Post By: John Pine | Thursday, April 9, 2020


At some point or another, all of us deal with some sort of pressure filled situation. I believe that how we respond to pressure situations is what makes the difference in our performances. Arousal is described as “generalized physiological (somatic) and psychological (cognitive) neural excitation varying on a continuum from deep sleep to extreme excitement” (Williams & Krane, 2015). I personally believe that arousal, like the definition states, is a generalized increase of energy, what I mean by this is that it happens when something important to us is about to happen. Arousal is a neutral energy that is not good or bad, it prepares us for performance. How we interpret the energy is where things can get tricky. Anxiety is the negative interpretation of that energy, we start to think of failing and who we will let down, or the mistakes we have made etc. These get the mind racing about everything that is around you except for the most important thing, the actual performance. I like to use the word “activation” as the positive aspect of arousal, viewing this energy as activating feels more productive and ready to deliver your performance just like you have practiced for it. The funny thing is, is that all three of these phrases have the same symptoms. Whether you are anxious or activated, the symptoms of arousal are typically increased heart rate, sweaty/shaking hands, increased breathing. It is the interpretation of the event that changes our thoughts and what makes us start to over think things.

Keeping the right perception and level of arousal is the challenging part. For athletes, there are so many moving parts to a competition. Let's take soccer as an example, there are 22 players on the field, at least 3 referees and line judges, coaches, sub players, and fans in the crowd. With all of that going on it is insane to believe you have full control over every aspect of the competition. What you do have full control over is how you respond to events. Looking at the inverted U theory developed by Yerkes and Dodson (1908), we see that as arousal increases, performance does as well. We then hit a level where we have personally found the correct level of arousal for our performance, the optimal level. This is, whether you realize it or not, where all of your best performances come from. This area of peak performance is when you may not even realize you are playing; you are totally automatic. You hear people describing athletes as “in the zone” or “in flow state”, that is this zone and where you want to live during performance. But sometimes we continue to get to worked up and that arousal level continues to increase. As the chart shows, when arousal continues to increase after that zone of peak performance, it tends to be detrimental to performance. This can happen in many ways, maybe an official makes a bad call, our opponents are getting the better of us, or maybe we have made a couple of mistakes. Our emotions start to ramp up and create too much arousal. The chart shows a smooth decrease in performance, but that is not always the case, sometimes you will see a sharp and large drop in performance. A close up of a piece of paper Description automatically generated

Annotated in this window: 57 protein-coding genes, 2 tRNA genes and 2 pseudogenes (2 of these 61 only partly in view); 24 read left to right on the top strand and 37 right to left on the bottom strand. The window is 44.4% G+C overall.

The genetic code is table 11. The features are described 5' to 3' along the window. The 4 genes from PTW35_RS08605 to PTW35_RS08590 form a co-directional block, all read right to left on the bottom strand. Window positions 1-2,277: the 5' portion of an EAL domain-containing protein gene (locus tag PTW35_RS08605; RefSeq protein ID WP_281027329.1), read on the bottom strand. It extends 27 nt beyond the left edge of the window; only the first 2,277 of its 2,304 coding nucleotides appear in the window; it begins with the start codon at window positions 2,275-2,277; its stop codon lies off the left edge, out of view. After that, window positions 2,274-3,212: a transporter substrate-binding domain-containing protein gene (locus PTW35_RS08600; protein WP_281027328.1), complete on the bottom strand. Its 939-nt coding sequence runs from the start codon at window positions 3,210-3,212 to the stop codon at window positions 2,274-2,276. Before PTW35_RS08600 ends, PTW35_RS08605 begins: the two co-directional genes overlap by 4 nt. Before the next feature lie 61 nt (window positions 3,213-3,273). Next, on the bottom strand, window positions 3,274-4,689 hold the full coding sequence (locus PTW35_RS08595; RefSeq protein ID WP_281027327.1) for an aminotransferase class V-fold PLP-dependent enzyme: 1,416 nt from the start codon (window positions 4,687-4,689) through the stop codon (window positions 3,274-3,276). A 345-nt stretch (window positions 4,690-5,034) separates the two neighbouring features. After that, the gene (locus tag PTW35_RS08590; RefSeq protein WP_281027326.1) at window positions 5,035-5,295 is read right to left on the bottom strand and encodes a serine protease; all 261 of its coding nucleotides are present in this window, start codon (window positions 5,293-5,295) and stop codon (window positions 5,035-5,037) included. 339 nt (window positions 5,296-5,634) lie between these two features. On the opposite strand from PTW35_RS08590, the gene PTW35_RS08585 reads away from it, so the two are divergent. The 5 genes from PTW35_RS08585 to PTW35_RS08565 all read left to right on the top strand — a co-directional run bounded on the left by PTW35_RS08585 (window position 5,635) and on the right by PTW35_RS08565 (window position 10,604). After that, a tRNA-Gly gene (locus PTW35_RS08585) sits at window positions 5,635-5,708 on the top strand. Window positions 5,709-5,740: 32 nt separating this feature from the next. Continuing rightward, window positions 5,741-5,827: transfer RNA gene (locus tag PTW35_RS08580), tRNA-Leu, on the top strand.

We want to stay in that optimal level of arousal, where it aids our performance. The level we are looking for is individually based as well on a person to person basis and by sport. For instance, a basketball player may want a high level of arousal to get ready for performance, where as a golfer would not want the same level. They want to be calm so they can make sure they are seeing everything about their shot. Here is a little activity you can do to find your optimal level of arousal.


Think about one of the best performances you ever had, think about what physically happened in the performance and also how you were feeling. Common answers are, “I felt confident”, “In complete control”, “I couldn't miss”. Think about how activated you were and place it on the number line. Ex. “7 is where I find my best performances. I feel confident and unstoppable, I do not even think about the competition, I am just playing”.

Now think about what happens when you get slightly over activated, how can you tell when you are beginning to get a little too worked up? What about under activated, how do you feel when you can tell you are maybe to calm or easy going. These are the numbers that are right next to your peak performance and what create your optimal zone. Ex. “At an 8, I am still playing my best, but I can tell I'm speeding up a little too much, I need to bring it down slightly. Take a deep breath and refocus.” “At a 6, I realize that things are going well, but I am starting to coast a little, I need to keep the pressure on my opponents.” In this case the IZOF (individual zone of optimal functioning is between 6-8. If you train yourself to be able to stay in YOUR zone, you will have more consistent and composed performances.